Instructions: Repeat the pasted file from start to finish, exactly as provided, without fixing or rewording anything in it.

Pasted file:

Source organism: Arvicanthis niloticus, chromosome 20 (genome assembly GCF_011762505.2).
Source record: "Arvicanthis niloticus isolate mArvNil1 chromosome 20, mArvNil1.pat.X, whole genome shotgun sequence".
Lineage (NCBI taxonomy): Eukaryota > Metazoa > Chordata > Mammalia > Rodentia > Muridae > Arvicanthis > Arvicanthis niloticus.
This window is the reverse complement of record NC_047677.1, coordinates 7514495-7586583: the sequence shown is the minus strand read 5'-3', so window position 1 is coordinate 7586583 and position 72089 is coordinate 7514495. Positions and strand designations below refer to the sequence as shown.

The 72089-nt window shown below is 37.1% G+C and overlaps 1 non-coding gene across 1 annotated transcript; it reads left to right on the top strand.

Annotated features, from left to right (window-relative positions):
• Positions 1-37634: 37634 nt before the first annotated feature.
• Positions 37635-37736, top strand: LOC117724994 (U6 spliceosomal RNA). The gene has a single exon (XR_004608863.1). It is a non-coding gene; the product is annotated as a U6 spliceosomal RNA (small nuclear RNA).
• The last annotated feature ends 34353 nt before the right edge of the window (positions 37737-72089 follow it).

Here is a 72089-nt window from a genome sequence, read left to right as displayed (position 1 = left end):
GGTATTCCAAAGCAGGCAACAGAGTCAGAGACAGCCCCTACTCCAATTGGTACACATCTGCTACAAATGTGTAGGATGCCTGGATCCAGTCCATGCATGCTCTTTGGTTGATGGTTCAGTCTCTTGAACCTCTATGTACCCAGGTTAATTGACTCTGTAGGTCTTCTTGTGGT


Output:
Source organism: Arvicanthis niloticus, chromosome 20 (genome assembly GCF_011762505.2).
Source record: "Arvicanthis niloticus isolate mArvNil1 chromosome 20, mArvNil1.pat.X, whole genome shotgun sequence".
Lineage (NCBI taxonomy): Eukaryota > Metazoa > Chordata > Mammalia > Rodentia > Muridae > Arvicanthis > Arvicanthis niloticus.
This window is the reverse complement of record NC_047677.1, coordinates 7514495-7586583: the sequence shown is the minus strand read 5'-3', so window position 1 is coordinate 7586583 and position 72089 is coordinate 7514495. Positions and strand designations below refer to the sequence as shown.

The 72089-nt window shown below is 37.1% G+C and overlaps 1 non-coding gene across 1 annotated transcript; it reads left to right on the top strand.

Annotated features, from left to right (window-relative positions):
• Positions 1-37634: 37634 nt before the first annotated feature.
• Positions 37635-37736, top strand: LOC117724994 (U6 spliceosomal RNA). The gene has a single exon (XR_004608863.1). It is a non-coding gene; the product is annotated as a U6 spliceosomal RNA (small nuclear RNA).
• The last annotated feature ends 34353 nt before the right edge of the window (positions 37737-72089 follow it).

Here is a 72089-nt window from a genome sequence, read left to right as displayed (position 1 = left end):
GGTATTCCAAAGCAGGCAACAGAGTCAGAGACAGCCCCTACTCCAATTGGTACACATCTGCTACAAATGTGTAGGATGCCTGGATCCAGTCCATGCATGCTCTTTGGTTGATGGTTCAGTCTCTTGAACCTCTATGTACCCAGGTTAATTGACTCTGTAGGTCTTCTTGTGGT